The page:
We cannot do this work without the financial support of our generous donors, and that is why we are asking for your help. The Metro Theatre Center Foundation is a 501(c)3 non-profit corporation. Donations are tax-deductible.
You can make a donation by using the PayPal button on our website. You can also donate by check payable to The Metro Theatre Center Foundation, and mail it to us at P.O. Box 427418, San Francisco, CA 94142-7418. Thank you so much for your help.
The Metro Theatre Center Foundation
Foundation Support of Artists and Other Organizations
This is our third year at The Ninth Street Independent Film Center in San Francisco, working with our wonderful hosts and partners, The Center for Asian American Media on their Memories to Light Program.
In addition to our film preservation and scanning project, which is having its 5th anniversary this year, The Metro Theatre Center Foundation supports artists and other organizations dedicated to bringing a diversity of voices from the community to the public in order to educate and inform and inspire.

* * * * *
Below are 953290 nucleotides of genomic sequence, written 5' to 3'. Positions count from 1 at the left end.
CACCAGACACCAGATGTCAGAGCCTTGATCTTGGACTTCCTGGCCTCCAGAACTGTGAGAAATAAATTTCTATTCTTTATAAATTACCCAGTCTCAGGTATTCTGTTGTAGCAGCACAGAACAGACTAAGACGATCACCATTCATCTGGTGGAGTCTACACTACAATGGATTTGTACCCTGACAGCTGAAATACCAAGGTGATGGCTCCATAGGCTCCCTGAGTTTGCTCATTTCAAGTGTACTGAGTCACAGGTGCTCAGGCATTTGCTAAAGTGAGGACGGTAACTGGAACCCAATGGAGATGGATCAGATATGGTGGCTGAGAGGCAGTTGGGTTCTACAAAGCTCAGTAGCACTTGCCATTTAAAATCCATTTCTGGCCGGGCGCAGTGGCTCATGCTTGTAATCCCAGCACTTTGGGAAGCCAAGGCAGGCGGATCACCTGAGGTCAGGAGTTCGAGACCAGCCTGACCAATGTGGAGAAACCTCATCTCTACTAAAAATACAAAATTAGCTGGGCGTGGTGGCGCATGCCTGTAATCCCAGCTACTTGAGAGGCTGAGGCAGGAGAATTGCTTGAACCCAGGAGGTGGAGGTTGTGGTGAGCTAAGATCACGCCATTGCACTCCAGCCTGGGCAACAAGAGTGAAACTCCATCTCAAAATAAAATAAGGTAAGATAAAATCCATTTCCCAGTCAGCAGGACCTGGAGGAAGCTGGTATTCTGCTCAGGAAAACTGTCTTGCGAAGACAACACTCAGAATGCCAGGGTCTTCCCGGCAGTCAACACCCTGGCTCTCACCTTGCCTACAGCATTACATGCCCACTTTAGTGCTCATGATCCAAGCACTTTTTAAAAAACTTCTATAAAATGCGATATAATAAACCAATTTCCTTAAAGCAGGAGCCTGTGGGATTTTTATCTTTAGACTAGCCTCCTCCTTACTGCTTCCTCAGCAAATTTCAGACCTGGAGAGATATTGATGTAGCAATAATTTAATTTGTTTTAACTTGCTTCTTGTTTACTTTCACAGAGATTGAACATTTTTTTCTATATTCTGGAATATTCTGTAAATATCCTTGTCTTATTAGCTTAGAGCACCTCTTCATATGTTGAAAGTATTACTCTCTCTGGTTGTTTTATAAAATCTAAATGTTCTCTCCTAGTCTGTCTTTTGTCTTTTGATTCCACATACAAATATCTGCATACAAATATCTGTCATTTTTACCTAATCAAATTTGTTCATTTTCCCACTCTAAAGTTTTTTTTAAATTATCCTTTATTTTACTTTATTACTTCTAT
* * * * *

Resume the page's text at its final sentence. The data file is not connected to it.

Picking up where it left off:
The wonderful thing about being in The Ninth Street Independent Film Center is that there are a number of other organizations with which we can interact and support, and which have provided support in return to our foundation’s programs, including the Frameline Film Festival, The Jewish Film Institute, The National Film Preservation Foundation, and The Ninth Street Independent Film Center, itself, to which we have donated a 10 x 20 foot green screen. The green screen is installed in the Screening Room of the building and rolls down easily for use on projects being created by any of the building resident.
Speaking of green, this is the first year that we have provided support to another Ninth Street organization, The Green Film Festival, specifically to their hospitality functions.
What we like about this festival is that they are using film and the media to open the eyes of the public to the many ways we can “green” our world. I think the cake that we supplied to the closing night party best describes both the mission and the effect that The Green Film Festival has on the world.